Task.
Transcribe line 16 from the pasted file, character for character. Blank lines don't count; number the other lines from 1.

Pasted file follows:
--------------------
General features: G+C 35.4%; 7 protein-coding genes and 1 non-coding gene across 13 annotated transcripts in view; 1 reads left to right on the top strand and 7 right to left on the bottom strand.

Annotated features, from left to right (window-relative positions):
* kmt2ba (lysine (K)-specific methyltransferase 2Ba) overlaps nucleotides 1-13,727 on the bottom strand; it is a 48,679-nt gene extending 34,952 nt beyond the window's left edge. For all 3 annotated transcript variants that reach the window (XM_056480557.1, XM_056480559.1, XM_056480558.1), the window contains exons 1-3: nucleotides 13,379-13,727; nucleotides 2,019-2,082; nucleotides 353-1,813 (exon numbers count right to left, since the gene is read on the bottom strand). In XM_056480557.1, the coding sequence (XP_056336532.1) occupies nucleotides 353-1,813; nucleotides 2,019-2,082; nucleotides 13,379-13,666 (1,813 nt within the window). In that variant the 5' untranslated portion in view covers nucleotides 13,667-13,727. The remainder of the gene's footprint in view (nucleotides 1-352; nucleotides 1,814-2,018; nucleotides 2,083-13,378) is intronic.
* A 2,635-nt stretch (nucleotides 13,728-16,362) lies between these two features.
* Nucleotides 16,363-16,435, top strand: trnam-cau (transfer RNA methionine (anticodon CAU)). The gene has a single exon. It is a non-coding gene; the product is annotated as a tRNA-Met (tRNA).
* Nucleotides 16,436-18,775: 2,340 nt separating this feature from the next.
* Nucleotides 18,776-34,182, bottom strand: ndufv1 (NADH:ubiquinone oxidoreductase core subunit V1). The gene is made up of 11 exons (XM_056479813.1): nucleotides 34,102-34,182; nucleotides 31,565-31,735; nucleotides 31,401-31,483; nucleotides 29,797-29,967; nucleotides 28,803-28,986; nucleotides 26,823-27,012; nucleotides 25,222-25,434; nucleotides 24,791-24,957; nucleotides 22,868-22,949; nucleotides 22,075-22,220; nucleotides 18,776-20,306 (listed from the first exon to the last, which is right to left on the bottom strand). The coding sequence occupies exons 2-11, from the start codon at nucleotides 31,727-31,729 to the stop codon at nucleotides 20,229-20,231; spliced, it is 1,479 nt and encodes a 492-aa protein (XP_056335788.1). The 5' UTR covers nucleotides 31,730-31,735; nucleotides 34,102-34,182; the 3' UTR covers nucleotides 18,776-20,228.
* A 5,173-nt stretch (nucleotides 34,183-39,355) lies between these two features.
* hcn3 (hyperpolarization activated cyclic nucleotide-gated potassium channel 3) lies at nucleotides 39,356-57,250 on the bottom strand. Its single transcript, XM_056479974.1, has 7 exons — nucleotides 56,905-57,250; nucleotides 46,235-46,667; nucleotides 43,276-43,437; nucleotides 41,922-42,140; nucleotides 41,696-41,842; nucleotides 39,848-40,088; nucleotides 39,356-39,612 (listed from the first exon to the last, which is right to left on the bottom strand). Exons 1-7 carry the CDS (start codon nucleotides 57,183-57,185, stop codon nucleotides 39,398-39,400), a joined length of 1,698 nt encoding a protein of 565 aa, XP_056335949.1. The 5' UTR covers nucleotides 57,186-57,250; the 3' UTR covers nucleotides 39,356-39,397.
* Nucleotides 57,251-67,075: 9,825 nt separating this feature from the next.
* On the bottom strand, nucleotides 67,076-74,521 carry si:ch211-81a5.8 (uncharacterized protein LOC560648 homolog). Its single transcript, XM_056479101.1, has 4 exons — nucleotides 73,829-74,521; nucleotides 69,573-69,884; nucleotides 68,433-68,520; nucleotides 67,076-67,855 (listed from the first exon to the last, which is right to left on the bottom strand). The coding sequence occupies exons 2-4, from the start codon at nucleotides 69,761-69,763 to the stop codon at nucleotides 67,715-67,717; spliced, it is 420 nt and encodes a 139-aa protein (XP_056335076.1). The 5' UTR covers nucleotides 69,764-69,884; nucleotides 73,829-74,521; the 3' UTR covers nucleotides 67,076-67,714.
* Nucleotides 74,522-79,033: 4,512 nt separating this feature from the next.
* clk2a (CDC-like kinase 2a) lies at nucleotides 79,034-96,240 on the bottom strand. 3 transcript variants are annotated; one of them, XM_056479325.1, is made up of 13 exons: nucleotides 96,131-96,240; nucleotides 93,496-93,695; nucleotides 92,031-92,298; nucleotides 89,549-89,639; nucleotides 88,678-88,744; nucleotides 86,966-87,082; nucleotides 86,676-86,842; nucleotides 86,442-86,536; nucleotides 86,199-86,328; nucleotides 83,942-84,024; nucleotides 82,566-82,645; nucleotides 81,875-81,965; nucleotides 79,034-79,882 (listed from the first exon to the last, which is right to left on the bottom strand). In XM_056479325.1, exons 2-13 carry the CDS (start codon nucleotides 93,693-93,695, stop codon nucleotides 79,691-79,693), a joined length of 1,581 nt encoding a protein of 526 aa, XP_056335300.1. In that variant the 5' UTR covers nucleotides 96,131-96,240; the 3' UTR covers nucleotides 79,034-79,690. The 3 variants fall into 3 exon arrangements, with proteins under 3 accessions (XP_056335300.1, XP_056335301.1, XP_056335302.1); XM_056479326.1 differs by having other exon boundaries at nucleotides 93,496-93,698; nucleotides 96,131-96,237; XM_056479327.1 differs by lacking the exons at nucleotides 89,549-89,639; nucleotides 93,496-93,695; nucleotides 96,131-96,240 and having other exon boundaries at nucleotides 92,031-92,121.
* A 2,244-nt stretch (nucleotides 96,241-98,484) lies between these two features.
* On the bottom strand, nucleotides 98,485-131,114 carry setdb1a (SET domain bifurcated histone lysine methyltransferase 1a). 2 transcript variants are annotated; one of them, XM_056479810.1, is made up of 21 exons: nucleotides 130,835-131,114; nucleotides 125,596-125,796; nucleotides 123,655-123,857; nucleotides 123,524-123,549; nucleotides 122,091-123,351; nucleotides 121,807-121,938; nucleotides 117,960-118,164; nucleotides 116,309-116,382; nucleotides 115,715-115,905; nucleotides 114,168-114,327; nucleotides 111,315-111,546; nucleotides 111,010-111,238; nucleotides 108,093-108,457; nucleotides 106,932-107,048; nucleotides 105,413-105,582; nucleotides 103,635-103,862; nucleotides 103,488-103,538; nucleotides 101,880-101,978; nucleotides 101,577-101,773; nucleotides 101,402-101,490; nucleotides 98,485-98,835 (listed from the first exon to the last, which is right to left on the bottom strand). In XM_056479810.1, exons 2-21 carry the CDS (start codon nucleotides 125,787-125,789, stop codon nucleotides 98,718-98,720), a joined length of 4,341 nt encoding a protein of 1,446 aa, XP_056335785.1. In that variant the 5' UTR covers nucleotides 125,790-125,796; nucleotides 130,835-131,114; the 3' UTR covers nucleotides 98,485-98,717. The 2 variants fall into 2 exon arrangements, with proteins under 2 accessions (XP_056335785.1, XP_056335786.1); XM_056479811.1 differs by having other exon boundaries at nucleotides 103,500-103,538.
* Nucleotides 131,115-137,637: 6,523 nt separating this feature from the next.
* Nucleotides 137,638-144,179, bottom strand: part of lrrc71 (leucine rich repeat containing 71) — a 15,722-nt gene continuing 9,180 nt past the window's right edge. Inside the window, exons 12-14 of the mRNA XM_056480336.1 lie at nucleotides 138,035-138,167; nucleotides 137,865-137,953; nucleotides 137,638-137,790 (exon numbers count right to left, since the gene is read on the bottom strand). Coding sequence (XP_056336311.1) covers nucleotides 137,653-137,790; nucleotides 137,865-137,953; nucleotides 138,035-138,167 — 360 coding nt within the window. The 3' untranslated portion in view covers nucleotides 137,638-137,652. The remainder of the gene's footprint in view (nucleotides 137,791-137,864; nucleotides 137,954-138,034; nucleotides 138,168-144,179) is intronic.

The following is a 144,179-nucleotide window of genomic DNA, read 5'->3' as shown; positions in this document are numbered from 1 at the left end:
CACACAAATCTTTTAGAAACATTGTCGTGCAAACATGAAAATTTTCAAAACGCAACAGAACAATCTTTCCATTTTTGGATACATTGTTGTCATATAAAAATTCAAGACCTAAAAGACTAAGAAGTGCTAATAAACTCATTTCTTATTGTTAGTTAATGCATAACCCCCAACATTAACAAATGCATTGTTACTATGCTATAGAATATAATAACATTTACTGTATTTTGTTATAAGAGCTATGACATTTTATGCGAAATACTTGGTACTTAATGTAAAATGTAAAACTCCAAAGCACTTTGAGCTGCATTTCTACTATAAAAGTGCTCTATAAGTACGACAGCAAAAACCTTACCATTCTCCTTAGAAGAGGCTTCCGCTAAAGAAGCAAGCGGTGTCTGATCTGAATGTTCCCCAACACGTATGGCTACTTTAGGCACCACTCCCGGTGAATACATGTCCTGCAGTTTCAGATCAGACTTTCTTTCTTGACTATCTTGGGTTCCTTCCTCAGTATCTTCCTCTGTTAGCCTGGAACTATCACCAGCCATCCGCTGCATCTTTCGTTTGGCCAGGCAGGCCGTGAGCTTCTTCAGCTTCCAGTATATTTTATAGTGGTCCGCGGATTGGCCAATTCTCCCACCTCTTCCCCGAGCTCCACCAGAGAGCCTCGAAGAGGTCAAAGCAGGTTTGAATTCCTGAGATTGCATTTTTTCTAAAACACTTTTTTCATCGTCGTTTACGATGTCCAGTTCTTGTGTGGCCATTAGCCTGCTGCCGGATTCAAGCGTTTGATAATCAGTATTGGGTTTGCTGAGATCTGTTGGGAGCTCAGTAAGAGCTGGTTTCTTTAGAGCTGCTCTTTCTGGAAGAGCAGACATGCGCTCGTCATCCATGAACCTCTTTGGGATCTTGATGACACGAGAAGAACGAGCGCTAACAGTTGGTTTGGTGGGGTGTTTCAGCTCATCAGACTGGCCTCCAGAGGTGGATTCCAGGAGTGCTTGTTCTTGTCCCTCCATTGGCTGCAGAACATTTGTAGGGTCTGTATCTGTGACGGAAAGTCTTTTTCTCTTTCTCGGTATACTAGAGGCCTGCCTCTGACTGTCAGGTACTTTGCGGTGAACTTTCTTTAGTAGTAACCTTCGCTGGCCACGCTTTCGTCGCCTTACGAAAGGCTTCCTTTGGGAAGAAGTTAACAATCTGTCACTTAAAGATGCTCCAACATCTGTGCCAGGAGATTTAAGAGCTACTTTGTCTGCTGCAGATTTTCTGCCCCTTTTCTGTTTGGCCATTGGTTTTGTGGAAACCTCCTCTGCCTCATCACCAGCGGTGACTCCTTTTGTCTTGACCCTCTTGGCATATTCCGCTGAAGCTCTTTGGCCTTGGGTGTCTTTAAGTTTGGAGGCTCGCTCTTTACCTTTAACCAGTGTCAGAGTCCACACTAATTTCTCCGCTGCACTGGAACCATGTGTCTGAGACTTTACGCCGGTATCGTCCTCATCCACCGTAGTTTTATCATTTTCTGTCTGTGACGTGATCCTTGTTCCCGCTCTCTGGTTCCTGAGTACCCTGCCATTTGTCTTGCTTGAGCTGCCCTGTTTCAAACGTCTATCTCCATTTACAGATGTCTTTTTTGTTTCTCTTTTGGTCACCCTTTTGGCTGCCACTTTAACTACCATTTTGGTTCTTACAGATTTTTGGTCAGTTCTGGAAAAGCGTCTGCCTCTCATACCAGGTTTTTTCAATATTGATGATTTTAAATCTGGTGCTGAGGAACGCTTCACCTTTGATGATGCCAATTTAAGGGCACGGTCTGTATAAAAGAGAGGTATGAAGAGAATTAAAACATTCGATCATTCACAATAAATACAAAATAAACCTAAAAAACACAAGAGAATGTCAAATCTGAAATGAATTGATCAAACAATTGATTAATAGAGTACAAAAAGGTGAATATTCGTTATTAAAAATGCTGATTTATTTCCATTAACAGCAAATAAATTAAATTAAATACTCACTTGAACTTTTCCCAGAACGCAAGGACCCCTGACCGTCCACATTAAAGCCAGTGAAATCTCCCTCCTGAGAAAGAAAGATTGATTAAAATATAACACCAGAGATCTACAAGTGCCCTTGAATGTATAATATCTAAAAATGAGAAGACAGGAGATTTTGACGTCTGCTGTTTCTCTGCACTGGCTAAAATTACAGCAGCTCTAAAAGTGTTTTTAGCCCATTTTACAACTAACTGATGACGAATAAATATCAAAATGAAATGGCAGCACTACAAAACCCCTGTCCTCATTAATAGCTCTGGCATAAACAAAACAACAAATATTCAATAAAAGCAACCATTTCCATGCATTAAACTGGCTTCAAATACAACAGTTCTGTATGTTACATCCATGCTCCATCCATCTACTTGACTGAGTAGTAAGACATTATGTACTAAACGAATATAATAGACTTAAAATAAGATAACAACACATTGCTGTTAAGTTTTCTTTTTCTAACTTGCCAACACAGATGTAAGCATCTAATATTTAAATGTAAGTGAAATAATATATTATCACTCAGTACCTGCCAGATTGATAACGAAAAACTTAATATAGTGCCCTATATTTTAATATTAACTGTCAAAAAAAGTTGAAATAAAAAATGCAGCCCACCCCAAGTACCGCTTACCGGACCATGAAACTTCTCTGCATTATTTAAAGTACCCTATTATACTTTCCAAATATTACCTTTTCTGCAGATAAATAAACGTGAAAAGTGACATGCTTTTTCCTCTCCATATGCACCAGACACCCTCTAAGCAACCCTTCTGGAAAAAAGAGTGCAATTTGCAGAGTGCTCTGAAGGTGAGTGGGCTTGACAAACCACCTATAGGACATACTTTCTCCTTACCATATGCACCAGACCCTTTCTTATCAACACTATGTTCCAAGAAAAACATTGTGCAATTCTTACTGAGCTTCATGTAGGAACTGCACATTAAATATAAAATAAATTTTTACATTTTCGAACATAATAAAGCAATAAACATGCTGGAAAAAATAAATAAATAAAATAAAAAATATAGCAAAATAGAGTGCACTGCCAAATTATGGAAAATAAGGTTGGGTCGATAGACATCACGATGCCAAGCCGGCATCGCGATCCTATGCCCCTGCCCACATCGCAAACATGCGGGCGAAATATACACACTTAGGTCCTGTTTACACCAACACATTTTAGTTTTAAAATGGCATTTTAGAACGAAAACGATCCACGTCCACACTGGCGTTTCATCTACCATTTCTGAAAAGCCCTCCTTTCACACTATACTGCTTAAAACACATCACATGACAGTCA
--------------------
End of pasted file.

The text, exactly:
* Nucleotides 131,115-137,637: 6,523 nt separating this feature from the next.